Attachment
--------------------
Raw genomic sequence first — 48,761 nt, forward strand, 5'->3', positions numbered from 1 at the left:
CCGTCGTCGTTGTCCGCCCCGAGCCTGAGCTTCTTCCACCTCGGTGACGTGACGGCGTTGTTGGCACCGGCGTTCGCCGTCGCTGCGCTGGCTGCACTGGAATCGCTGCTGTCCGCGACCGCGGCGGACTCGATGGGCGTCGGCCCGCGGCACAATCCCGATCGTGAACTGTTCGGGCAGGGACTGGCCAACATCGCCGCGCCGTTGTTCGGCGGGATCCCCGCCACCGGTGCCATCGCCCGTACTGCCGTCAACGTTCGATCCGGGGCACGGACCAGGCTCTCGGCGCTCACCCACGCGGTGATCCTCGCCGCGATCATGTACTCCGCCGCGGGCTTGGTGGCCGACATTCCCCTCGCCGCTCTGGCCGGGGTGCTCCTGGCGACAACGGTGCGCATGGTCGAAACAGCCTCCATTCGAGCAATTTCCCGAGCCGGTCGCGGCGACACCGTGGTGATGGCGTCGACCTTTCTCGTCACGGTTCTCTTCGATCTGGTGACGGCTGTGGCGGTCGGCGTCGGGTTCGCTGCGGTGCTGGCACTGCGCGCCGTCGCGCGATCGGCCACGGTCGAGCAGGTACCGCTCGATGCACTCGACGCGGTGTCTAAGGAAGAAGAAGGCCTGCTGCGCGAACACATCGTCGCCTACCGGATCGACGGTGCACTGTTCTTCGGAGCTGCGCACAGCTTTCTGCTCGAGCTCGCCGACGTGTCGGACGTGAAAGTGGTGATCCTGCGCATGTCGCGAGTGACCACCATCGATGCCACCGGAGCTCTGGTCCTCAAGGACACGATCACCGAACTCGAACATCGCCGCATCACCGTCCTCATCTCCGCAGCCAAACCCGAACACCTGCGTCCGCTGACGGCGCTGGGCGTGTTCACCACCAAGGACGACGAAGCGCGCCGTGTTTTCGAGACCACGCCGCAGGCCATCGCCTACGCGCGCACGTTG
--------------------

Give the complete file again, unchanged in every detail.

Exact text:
Raw genomic sequence first — 48,761 nt, forward strand, 5'->3', positions numbered from 1 at the left:
CCGTCGTCGTTGTCCGCCCCGAGCCTGAGCTTCTTCCACCTCGGTGACGTGACGGCGTTGTTGGCACCGGCGTTCGCCGTCGCTGCGCTGGCTGCACTGGAATCGCTGCTGTCCGCGACCGCGGCGGACTCGATGGGCGTCGGCCCGCGGCACAATCCCGATCGTGAACTGTTCGGGCAGGGACTGGCCAACATCGCCGCGCCGTTGTTCGGCGGGATCCCCGCCACCGGTGCCATCGCCCGTACTGCCGTCAACGTTCGATCCGGGGCACGGACCAGGCTCTCGGCGCTCACCCACGCGGTGATCCTCGCCGCGATCATGTACTCCGCCGCGGGCTTGGTGGCCGACATTCCCCTCGCCGCTCTGGCCGGGGTGCTCCTGGCGACAACGGTGCGCATGGTCGAAACAGCCTCCATTCGAGCAATTTCCCGAGCCGGTCGCGGCGACACCGTGGTGATGGCGTCGACCTTTCTCGTCACGGTTCTCTTCGATCTGGTGACGGCTGTGGCGGTCGGCGTCGGGTTCGCTGCGGTGCTGGCACTGCGCGCCGTCGCGCGATCGGCCACGGTCGAGCAGGTACCGCTCGATGCACTCGACGCGGTGTCTAAGGAAGAAGAAGGCCTGCTGCGCGAACACATCGTCGCCTACCGGATCGACGGTGCACTGTTCTTCGGAGCTGCGCACAGCTTTCTGCTCGAGCTCGCCGACGTGTCGGACGTGAAAGTGGTGATCCTGCGCATGTCGCGAGTGACCACCATCGATGCCACCGGAGCTCTGGTCCTCAAGGACACGATCACCGAACTCGAACATCGCCGCATCACCGTCCTCATCTCCGCAGCCAAACCCGAACACCTGCGTCCGCTGACGGCGCTGGGCGTGTTCACCACCAAGGACGACGAAGCGCGCCGTGTTTTCGAGACCACGCCGCAGGCCATCGCCTACGCGCGCACGTTG